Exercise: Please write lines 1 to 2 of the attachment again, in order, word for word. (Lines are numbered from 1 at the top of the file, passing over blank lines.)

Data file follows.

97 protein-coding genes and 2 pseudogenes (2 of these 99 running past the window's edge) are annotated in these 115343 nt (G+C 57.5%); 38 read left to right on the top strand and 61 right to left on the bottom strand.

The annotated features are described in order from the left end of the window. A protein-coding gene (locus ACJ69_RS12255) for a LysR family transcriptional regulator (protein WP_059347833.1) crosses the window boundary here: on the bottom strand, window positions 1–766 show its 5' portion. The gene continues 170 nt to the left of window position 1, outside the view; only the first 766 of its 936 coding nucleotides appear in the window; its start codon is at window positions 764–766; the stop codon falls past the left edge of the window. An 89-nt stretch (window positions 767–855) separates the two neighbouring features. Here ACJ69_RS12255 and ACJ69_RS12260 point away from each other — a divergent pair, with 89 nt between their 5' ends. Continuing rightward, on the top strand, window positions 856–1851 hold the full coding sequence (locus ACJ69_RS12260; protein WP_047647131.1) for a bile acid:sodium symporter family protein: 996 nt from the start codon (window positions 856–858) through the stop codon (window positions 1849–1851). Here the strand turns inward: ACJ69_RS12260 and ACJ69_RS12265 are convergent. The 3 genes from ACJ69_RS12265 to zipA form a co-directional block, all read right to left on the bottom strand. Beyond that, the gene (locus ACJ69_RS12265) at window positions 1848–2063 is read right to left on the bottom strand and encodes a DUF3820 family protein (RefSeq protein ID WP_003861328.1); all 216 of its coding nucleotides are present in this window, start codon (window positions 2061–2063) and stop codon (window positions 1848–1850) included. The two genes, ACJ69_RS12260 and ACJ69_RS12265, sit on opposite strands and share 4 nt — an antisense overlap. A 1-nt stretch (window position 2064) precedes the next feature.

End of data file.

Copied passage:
97 protein-coding genes and 2 pseudogenes (2 of these 99 running past the window's edge) are annotated in these 115343 nt (G+C 57.5%); 38 read left to right on the top strand and 61 right to left on the bottom strand.

The annotated features are described in order from the left end of the window. A protein-coding gene (locus ACJ69_RS12255) for a LysR family transcriptional regulator (protein WP_059347833.1) crosses the window boundary here: on the bottom strand, window positions 1–766 show its 5' portion. The gene continues 170 nt to the left of window position 1, outside the view; only the first 766 of its 936 coding nucleotides appear in the window; its start codon is at window positions 764–766; the stop codon falls past the left edge of the window. An 89-nt stretch (window positions 767–855) separates the two neighbouring features. Here ACJ69_RS12255 and ACJ69_RS12260 point away from each other — a divergent pair, with 89 nt between their 5' ends. Continuing rightward, on the top strand, window positions 856–1851 hold the full coding sequence (locus ACJ69_RS12260; protein WP_047647131.1) for a bile acid:sodium symporter family protein: 996 nt from the start codon (window positions 856–858) through the stop codon (window positions 1849–1851). Here the strand turns inward: ACJ69_RS12260 and ACJ69_RS12265 are convergent. The 3 genes from ACJ69_RS12265 to zipA form a co-directional block, all read right to left on the bottom strand. Beyond that, the gene (locus ACJ69_RS12265) at window positions 1848–2063 is read right to left on the bottom strand and encodes a DUF3820 family protein (RefSeq protein ID WP_003861328.1); all 216 of its coding nucleotides are present in this window, start codon (window positions 2061–2063) and stop codon (window positions 1848–1850) included. The two genes, ACJ69_RS12260 and ACJ69_RS12265, sit on opposite strands and share 4 nt — an antisense overlap. A 1-nt stretch (window position 2064) precedes the next feature.